Posts for category: Dental Procedures
Tooth replacement at any age is a challenge, but especially for teenagers. Dental implants in particular may not be possible yet for teens or young adults whose jaws are still developing. Because it’s imbedded directly into bone, the implant will not move with the jaw as jaw growth occurs, making it look potentially unattractive.
The best solution could be a temporary replacement until their jaw reaches maturity. One such option is a removable partial denture (RPD), an artificial tooth set in an acrylic base that resembles gum tissue. Although we associate dentures with older adults, an RPD works well for teens as a temporary measure. Perhaps the best version for a younger person utilizes metal clips that fit over adjacent teeth and hold the RPD in place. Although quite resilient, the wearer needs to be careful when biting into something hard (like an apple or similar firm fruit) or the artificial tooth may break off.
Another option, a bonded bridge, is a fixed solution similar to a traditional bridge. Whereas a traditional bridge is supported by crowns affixed to the teeth on either side of the empty socket (and requiring extensive alteration of the teeth to accommodate them), a bonded bridge attaches to the supporting teeth with wing-like projections of dental material that attaches to the backs of the adjacent teeth, hidden from view. Although not as secure as a traditional bridge, they can conceivably endure until the teen’s jaw structure is ready for an implant or other permanent solution.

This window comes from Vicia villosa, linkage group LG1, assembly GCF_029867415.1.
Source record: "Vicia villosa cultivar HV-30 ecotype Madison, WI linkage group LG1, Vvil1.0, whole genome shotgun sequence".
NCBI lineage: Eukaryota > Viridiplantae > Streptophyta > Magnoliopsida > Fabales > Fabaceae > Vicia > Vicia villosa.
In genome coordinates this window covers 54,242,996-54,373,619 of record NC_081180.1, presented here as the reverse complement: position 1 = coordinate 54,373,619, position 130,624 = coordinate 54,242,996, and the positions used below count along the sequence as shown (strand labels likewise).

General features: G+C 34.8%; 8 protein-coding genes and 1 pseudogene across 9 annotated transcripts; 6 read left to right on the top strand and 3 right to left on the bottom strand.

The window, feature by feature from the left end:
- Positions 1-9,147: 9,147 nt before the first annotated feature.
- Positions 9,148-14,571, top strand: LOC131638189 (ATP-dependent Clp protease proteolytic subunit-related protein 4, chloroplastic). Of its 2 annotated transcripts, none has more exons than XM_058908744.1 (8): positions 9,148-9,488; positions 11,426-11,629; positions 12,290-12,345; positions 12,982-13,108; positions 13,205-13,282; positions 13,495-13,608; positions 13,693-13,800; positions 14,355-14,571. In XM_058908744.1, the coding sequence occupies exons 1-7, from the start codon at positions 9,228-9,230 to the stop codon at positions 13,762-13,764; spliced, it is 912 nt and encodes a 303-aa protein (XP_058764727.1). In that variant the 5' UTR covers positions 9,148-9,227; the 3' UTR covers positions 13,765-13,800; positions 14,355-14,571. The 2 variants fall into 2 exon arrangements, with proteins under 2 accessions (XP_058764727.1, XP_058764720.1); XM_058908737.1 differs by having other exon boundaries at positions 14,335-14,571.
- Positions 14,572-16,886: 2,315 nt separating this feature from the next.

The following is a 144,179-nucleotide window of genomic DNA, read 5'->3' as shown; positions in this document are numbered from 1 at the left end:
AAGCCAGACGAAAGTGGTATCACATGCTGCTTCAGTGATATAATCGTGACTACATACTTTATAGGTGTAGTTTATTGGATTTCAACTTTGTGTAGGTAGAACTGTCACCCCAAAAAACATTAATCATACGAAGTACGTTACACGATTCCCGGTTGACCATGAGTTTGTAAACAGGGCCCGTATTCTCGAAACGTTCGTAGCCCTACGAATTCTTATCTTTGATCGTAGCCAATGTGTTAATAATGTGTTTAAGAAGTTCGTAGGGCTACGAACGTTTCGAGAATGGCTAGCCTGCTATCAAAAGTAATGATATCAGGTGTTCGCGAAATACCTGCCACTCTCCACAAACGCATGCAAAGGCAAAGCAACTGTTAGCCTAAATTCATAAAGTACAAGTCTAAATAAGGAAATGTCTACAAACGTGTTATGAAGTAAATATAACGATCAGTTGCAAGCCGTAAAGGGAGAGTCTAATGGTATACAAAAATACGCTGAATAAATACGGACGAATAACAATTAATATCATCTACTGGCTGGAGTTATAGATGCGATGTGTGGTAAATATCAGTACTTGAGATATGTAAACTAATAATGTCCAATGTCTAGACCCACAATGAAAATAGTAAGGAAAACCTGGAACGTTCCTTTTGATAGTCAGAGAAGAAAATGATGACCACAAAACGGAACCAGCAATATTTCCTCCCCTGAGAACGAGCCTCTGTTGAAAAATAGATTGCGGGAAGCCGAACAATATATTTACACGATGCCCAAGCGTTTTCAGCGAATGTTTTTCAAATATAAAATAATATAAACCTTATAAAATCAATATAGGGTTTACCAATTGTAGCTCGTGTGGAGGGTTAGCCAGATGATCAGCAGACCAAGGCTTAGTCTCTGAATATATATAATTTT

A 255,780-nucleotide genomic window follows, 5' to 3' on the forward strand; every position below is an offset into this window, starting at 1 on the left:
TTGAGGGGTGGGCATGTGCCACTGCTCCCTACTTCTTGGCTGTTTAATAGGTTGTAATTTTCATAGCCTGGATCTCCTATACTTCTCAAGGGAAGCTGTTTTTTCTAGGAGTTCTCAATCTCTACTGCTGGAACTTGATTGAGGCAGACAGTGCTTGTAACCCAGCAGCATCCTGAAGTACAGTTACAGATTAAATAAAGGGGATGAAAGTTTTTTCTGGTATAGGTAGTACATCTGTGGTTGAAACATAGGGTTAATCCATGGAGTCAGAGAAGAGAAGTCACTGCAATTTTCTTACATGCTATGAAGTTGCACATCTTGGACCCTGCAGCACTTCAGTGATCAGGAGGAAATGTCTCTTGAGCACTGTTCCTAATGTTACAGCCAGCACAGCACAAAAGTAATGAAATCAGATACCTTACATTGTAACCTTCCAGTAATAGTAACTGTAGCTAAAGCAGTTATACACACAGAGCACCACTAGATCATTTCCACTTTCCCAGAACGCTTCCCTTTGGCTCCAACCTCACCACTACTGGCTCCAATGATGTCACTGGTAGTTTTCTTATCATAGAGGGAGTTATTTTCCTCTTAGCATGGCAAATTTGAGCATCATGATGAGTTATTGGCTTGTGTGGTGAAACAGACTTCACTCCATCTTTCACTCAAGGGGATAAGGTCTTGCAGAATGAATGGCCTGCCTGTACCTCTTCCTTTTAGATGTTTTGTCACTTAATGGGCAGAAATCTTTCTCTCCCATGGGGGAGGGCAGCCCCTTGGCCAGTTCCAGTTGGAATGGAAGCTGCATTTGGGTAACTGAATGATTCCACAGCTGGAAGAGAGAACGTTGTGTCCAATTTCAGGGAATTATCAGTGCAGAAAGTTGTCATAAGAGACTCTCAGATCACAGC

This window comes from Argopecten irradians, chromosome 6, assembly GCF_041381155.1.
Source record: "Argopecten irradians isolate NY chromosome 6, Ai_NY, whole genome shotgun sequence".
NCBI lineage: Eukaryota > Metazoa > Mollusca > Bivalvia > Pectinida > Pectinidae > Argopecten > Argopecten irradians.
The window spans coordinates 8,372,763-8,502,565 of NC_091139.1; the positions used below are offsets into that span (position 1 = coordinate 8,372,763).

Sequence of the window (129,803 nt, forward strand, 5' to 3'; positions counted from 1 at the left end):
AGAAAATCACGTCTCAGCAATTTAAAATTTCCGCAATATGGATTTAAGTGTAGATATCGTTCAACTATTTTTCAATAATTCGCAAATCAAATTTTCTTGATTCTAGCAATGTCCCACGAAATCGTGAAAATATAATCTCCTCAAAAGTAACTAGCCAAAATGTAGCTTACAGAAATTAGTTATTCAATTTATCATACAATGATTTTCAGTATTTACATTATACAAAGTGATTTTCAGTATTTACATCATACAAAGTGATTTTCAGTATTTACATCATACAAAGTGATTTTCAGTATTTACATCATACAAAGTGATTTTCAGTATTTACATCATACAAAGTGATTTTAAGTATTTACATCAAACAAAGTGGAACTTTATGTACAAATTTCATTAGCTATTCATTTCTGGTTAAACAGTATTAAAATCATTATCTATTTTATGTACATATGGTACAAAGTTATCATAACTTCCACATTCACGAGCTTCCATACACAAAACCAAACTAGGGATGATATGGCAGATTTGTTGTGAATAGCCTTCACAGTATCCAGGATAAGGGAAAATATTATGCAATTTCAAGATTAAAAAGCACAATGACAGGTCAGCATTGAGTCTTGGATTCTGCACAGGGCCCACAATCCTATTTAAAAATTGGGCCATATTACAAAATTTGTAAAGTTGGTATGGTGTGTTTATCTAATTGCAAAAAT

Choosing between an RPD and a bonded bridge will depend on a number of factors, including the teen’s individual bite, clenching or biting habits and the health and strength of supporting bone and gums. Regardless of the type of solution chosen, it’s important to maintain good oral hygiene, especially around a bridge. If bacterial plaque is allowed to build up on tooth surfaces, it could result in an infection that can damage both gums and bone, and reduce the chances of a successful implant in the future.
All these and other considerations should be discussed after a thorough examination. From there, we can advise you on the best course of action to restore both appearance and function until it’s time for a permanent restoration.
Whether she’s singing, dancing or acting, Jennifer Lopez is a performer who is known for giving it all she’s got. But during one show, Lopez recently admitted, she gave a bit more then she had planned.
“I chipped my tooth on stage,” she told interviewers from Entertainment Tonight, “and had to finish the show….I went back thinking ‘Can I finish the show like this?’”
With that unlucky break, J-Lo joins a growing list of superstar singers—including Taylor Swift and Michael Buble—who have something in common: All have chipped their teeth on microphones while giving a performance.
But it’s not just celebs who have accidental dental trouble. Chips are among the most common dental injuries—and the front teeth, due to their position, are particularly susceptible. Unfortunately, they are also the most visible. But there are also a number of good ways to repair chipped, cracked or broken teeth short of replacing them.
For minor to moderate chips, cosmetic bonding might be recommended. In this method, special high-tech resins, in shades that match your natural teeth, are applied to the tooth’s surface. Layers of resin, cured with a special light, will often restore the tooth to good appearance. Best of all, the whole process can often be done in just one visit to the dental office, and the results can last for several years.
For a more permanent repair—or if the damage is more extensive—dental veneers may be another option. Veneers are wafer-thin shells that cover the entire front surface of one or more teeth. Strong, durable and natural-looking, they can be used to repair moderate chips, cracks or irregularities. They can also help you get a “red-carpet” smile: brilliant white teeth with perfectly even spacing. That’s why veneers are so popular among Hollywood celebs—even those who haven’t chipped their teeth!
Fortunately, even if the tooth is extensively damaged, it’s usually possible to restore it with a crown (cap), a bridge—or a dental implant, today’s gold standard for whole-tooth replacement. But in many cases, a less complex type of restoration will do the trick.